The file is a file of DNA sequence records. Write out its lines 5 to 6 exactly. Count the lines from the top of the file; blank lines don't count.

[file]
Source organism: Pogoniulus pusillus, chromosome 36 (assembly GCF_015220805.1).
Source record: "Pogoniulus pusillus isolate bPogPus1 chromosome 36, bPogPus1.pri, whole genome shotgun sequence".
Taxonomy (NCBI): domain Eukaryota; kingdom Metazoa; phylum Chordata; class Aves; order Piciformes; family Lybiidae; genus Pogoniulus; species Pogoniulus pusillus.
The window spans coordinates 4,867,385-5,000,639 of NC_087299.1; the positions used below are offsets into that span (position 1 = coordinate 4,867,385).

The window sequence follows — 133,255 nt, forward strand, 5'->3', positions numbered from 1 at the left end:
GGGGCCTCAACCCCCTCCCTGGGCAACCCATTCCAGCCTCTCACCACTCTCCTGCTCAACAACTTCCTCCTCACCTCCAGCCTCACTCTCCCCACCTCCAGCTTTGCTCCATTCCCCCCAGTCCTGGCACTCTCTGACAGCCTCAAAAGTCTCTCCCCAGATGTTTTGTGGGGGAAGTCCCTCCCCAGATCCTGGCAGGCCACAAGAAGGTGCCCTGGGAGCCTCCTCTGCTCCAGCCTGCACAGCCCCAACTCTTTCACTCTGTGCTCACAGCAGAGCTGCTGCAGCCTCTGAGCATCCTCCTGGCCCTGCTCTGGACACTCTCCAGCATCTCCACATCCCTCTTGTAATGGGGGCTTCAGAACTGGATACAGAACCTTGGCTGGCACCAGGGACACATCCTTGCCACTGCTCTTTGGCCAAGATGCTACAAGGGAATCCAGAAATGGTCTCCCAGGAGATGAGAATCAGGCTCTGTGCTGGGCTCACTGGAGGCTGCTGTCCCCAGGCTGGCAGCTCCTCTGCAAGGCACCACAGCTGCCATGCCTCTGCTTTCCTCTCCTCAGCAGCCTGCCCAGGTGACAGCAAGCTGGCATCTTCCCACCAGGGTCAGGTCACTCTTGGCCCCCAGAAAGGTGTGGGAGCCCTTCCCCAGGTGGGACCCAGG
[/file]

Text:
The window sequence follows — 133,255 nt, forward strand, 5'->3', positions numbered from 1 at the left end:
GGGGCCTCAACCCCCTCCCTGGGCAACCCATTCCAGCCTCTCACCACTCTCCTGCTCAACAACTTCCTCCTCACCTCCAGCCTCACTCTCCCCACCTCCAGCTTTGCTCCATTCCCCCCAGTCCTGGCACTCTCTGACAGCCTCAAAAGTCTCTCCCCAGATGTTTTGTGGGGGAAGTCCCTCCCCAGATCCTGGCAGGCCACAAGAAGGTGCCCTGGGAGCCTCCTCTGCTCCAGCCTGCACAGCCCCAACTCTTTCACTCTGTGCTCACAGCAGAGCTGCTGCAGCCTCTGAGCATCCTCCTGGCCCTGCTCTGGACACTCTCCAGCATCTCCACATCCCTCTTGTAATGGGGGCTTCAGAACTGGATACAGAACCTTGGCTGGCACCAGGGACACATCCTTGCCACTGCTCTTTGGCCAAGATGCTACAAGGGAATCCAGAAATGGTCTCCCAGGAGATGAGAATCAGGCTCTGTGCTGGGCTCACTGGAGGCTGCTGTCCCCAGGCTGGCAGCTCCTCTGCAAGGCACCACAGCTGCCATGCCTCTGCTTTCCTCTCCTCAGCAGCCTGCCCAGGTGACAGCAAGCTGGCATCTTCCCACCAGGGTCAGGTCACTCTTGGCCCCCAGAAAGGTGTGGGAGCCCTTCCCCAGGTGGGACCCAGG